Laura DeAngelis
How do you create grade level homerooms in terms of student's reading level?
Leslie Van Kleek

In our school district, students "walk to read." This means that kids of all levels are grouped into homeroom classes, and they move to ability groups for their 90+ minute reading block every day.

Should students be pulled out during core instruction literacy time?
Steven Vandemark

Mary - We do not pull out during core unless that student is on a form of alternate assessment.

Leslie Van Kleek

In our elementary schools, students are grouped by skill level into their core instruction, and it is considered pretty sacred. Typically, everyone in the building who is in an instructional position is teaching reading at that time, including special education staff. Therefore, there are not pull-out services happening. However, many schools are different, so specialists may be trying to pull out students during literacy. I would discourage that practice, if possible.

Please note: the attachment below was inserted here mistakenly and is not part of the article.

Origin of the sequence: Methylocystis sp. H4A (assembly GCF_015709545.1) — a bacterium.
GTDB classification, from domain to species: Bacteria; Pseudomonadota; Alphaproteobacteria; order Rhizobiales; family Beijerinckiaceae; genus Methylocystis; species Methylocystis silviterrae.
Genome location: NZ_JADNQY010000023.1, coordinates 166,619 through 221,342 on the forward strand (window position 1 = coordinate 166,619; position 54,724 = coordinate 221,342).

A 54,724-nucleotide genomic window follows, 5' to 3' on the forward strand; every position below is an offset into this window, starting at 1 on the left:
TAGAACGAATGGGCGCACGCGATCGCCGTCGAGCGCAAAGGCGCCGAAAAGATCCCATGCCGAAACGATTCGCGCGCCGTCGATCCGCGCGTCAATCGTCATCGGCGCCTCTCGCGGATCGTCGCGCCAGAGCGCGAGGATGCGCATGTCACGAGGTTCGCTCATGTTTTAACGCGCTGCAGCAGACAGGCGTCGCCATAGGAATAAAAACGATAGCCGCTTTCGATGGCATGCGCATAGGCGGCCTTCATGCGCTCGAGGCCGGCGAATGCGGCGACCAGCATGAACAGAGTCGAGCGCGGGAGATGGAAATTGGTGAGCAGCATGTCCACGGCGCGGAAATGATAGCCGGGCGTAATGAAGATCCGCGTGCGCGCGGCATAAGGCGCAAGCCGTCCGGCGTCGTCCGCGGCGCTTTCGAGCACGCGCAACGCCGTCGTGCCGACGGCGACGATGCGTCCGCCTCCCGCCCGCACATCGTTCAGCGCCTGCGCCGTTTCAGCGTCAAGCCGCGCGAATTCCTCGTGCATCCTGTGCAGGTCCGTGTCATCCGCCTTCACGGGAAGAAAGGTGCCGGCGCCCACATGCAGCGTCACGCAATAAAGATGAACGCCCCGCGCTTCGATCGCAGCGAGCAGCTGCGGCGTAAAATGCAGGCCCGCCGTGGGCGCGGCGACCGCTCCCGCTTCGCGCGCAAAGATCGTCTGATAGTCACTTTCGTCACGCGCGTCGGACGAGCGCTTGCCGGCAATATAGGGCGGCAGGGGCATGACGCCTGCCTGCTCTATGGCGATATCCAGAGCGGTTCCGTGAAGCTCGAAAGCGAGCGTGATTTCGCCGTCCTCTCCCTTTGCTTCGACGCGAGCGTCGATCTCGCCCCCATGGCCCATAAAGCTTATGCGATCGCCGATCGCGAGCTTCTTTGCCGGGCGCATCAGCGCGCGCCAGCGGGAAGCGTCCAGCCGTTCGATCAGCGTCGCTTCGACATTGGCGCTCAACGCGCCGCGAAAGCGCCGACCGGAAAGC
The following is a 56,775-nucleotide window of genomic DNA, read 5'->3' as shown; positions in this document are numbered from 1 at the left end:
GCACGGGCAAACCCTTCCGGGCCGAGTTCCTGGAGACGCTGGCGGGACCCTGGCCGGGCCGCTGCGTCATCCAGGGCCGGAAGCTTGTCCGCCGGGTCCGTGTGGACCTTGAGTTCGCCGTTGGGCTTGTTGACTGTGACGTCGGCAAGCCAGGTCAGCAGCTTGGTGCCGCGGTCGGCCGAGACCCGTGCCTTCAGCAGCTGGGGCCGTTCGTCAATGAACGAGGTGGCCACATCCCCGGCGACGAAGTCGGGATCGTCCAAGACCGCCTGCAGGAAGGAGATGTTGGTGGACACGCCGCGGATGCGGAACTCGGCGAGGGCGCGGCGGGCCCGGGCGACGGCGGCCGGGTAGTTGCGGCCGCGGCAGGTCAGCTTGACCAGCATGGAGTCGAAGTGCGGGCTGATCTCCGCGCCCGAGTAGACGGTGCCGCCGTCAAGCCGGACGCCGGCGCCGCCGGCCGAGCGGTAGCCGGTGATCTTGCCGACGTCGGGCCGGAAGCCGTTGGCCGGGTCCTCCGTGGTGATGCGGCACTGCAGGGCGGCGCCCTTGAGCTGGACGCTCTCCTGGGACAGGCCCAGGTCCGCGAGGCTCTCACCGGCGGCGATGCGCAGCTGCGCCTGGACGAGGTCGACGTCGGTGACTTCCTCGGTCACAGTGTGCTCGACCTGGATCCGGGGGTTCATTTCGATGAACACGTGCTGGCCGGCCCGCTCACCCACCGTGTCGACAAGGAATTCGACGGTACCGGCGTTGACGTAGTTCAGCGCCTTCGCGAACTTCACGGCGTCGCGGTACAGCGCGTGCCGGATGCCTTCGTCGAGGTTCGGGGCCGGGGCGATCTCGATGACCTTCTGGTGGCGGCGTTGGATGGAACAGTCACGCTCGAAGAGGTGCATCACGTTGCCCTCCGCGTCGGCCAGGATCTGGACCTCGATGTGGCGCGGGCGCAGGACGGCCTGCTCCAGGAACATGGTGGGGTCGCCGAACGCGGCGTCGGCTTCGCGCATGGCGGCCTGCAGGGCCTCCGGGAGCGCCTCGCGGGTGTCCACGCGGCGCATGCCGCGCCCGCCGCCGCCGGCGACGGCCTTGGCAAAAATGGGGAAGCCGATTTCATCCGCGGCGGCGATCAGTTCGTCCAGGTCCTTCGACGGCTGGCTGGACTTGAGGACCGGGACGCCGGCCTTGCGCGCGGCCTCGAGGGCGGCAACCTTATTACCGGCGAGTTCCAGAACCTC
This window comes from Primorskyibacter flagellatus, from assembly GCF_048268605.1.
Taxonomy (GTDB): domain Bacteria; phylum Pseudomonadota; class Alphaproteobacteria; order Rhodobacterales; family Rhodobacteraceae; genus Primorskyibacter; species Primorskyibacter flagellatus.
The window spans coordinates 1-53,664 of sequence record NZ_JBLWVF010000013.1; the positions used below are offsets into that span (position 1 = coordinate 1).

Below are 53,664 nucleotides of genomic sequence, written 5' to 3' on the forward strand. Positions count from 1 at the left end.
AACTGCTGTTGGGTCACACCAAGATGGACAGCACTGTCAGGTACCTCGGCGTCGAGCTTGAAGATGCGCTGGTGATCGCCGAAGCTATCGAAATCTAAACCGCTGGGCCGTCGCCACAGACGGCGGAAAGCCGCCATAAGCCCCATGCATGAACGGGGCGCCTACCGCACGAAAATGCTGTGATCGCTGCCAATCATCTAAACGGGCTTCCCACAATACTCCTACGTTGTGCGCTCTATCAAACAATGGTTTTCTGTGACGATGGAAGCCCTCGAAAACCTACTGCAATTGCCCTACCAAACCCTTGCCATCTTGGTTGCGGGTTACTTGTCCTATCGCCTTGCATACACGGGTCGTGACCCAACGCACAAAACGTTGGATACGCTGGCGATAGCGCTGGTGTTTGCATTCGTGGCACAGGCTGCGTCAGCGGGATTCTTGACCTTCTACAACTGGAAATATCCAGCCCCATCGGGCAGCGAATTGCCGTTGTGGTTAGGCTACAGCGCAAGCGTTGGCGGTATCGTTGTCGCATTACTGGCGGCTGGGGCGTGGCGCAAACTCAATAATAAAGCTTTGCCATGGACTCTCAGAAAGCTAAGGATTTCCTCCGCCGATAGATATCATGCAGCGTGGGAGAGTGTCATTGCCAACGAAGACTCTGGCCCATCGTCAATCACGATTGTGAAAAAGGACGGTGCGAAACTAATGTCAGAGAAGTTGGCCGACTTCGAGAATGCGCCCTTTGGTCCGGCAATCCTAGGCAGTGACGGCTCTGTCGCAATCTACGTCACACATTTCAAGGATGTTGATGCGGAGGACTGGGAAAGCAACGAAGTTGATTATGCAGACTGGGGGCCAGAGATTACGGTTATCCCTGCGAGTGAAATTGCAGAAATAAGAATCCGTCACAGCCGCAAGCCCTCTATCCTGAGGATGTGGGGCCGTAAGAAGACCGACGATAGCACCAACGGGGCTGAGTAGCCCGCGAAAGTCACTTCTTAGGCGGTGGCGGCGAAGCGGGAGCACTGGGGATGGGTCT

Dena Liedke
Public school budgets are being cut. How do we get all the "bodies" we need to differenciate instruction K-grade 3? If there are limited "bodies" to assisst, would it be best to concentrate on K-1 or gr 2-3?
Steven Vandemark

Dena - We are in a similar boat and we have put a lot of our "eggs" (staffing) into the K-1 "basket."

Sally Grimes
As a consultant, I find that the challenge is to get the Special ed Director, Title 1 Director, Curriculum Director, Principal , ELL and all of the "silos" to build bridges....taking "collective responsibility" and share resources, so a true RTI model is possible. Any thoughts?